I am not sure what this new statistical computation quanitifies or proves that I didn’t know already, but if a comparison is going to be made betwee the 2005 and 2006 Mets pitching staffs then other factors will have to also be considered….

    Most importantly, the upsurge in runs scored and homeruns in this season compared to last needs to be seriously taken into account. For this reason, I would find it more fruitful to measure how the Mets SNLVAR for 2006 compares to the rest of the NL as opposed to how the 2005 team’s did in comparsion to the other NL rotations that season.

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  3. Comment posted by Walt on August 21, 2006 at 8:36 am (#81369)

    Interesting way to evaluate pitching. I like the VORP formulae in that their effect is cumulative, as compared to something like ERA which is independent. The more starts you make the more value you add above replacment levels. Example – John Maine seems very low at 1.9. But if he were to sustain his level of performance for 16 starts instead of eight, he would leap to the top of the staff. Or in other words, after just 8 starts, he makes us two wins better than the average AAAA starter, which sounds about right.

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  5. Comment posted by Walt on August 21, 2006 at 8:37 am (#81370)

    * Meant to say VORP-style… obviously SNLYVAR isn’t the same thing, but it’s the same kind of thing…

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  7. Comment posted by Confused on August 21, 2006 at 8:42 am (#81372)

    how about working on a formula that will guestimate what game the mets will clinch? i want to be there.

    only half kidding.

  8. Comment posted by peeder on August 21, 2006 at 10:43 am (#81385)

    What would be really useful would be a histogram of SNLVAR for each entire league. Ideally, it could be marked up with a mean as well. It would give an idea of how it is skewed from a normal distribution…i.e. the lesser pitchers are carted off to the minors.

    Rankings are good, and ideally, you could have the rank, total and mean when you quote these stats. So Pedro is ranked 7th out of 259, 7.6 with a mean of 2.40. Or whatever it is. See how useful some context is?

  9. Comment posted by cruz on August 21, 2006 at 2:14 pm (#81403)

    this is ugly. looks like we picked a headcase.

    HOUSTON — Former All-Star outfielder Jesse Barfield was taken to a hospital Sunday after he suffered a head injury when he was shoved down a flight of stairs by his 18-year-old son, the Houston Chronicle reported.

    Barfield, 46, was treated and released, but Jeremy Barfield was arrested shortly after 8 a.m., the newspaper reported.
    Jesse Barfield, whose older son Josh plays for the Padres, was known for his strong arm and big bat during his playing days with the Blue Jays and Yankees.

    The younger Barfield, a high school star outfielder, was drafted in the ninth round by the New York Mets in June. According to a spokesperson for the sheriff’s office, Barfield will face a Class A misdemeanor charge of family assault, KTRK of Houston reported. The Harris County District Attorney’s office has accepted that charge, according to the ABC affiliate.

    “[Jeremy] and his father had some kind of argument that apparently took place on the stairs in his house,” Lt. John Martin, a spokesman for the Harris County Sheriff’s Department, told the Chronicle. “The father was lower on [the] stairs than Jeremy was and … at some point during argument, Jeremy shoved him and he ended up falling down the stairs and struck his head pretty hard on the floor.”

    The arresting deputy said the Barfields were getting ready for church, and went to check on what was delaying Jeremy, “and they got into an argument,” Martin said.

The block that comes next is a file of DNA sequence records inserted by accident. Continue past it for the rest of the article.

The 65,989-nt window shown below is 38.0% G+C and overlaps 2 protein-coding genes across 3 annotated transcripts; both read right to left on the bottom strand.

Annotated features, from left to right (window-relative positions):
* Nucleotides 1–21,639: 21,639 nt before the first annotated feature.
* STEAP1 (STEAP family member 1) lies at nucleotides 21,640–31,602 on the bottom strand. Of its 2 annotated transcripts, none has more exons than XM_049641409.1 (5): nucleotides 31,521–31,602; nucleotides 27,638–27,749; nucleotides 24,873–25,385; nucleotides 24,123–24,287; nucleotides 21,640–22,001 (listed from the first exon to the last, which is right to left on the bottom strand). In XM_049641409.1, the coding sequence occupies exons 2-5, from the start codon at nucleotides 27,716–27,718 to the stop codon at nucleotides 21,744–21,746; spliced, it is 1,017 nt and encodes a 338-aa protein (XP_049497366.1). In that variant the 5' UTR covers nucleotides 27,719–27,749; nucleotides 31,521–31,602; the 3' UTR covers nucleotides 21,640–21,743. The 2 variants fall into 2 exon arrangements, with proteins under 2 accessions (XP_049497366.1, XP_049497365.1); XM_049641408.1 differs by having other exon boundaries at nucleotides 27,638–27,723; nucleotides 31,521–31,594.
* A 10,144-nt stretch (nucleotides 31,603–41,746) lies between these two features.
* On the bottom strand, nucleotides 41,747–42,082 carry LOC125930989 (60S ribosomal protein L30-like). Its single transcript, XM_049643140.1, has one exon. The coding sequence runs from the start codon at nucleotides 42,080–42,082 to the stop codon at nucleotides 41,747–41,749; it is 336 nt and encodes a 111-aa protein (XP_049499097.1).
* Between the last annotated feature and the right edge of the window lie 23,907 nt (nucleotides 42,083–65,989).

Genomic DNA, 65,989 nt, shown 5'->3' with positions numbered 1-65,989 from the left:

Jeremy Barfield, whose older brother, Josh, plays second base for the San Diego Padres, hasn’t yet signed with the Mets. He signed a letter of intent with San Jacinto College in Texas.

    Jesse Barfield, who played 12 major league seasons with Toronto and the New York Yankees, hit .256 with 241 career homers and 716 RBI. He was an All-Star in 1986, when he won the first of two consecutive Gold Gloves.

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  11. Comment posted by Marc Normandin on August 21, 2006 at 3:20 pm (#81406)

    Most importantly, the upsurge in runs scored and homeruns in this season compared to last needs to be seriously taken into account.

    It is taken into account. SNLVAR is lineup-adjusted, so it’s all relative and shifts along with the replacement level for each year.

    What would be really useful would be a histogram of SNLVAR for each entire league. Ideally, it could be marked up with a mean as well. It would give an idea of how it is skewed from a normal distribution…i.e. the lesser pitchers are carted off to the minors

    I was thinking the same type of thing as I was writing this. I’m sure that some evening when I’m bored I’ll put it together. I’d probably do it after the season so I could work the kinks out and figure out how to make it update automatically.

    #3-#4: I agree that it’s useful in that you can see just how much value has been added, and you can always prorate it to see how much could have been added, as I did in the article and you just did with Maine.

  12. Comment posted by Wally Dykstra on August 21, 2006 at 10:54 pm (#81462)

    No post since 3:20…can’t recall it being so quiet.

  13. Comment posted by Wally Dykstra on August 21, 2006 at 10:57 pm (#81466)

    Now Ramon Castro has blown out his knee stretching. Stretching? Somebody’s put a voodoo hex on this team.

  14. Comment posted by Grand Inquisitor Ramon on August 22, 2006 at 6:52 am (#81495)

    It looks like Tommy is Terrific! Yes! Don’t pack it in yet guys, the rotation will be alright.


    I am happy for Glavine and his family!

  15. Comment posted by Grand Inquisitor Ramon on August 22, 2006 at 6:56 am (#81496)

    Here it is. Sorry.

  16. Comment posted by Nick in Westchestah on August 22, 2006 at 9:22 am (#81503)

    Awesome–thanks for the great news Ramon!!!!

  17. Comment posted by bmc on August 31, 2006 at 11:37 am (#88416)

    SNLVAR ranks the Mets as not the best in the league.

    Therefore, SNLVAR is bad.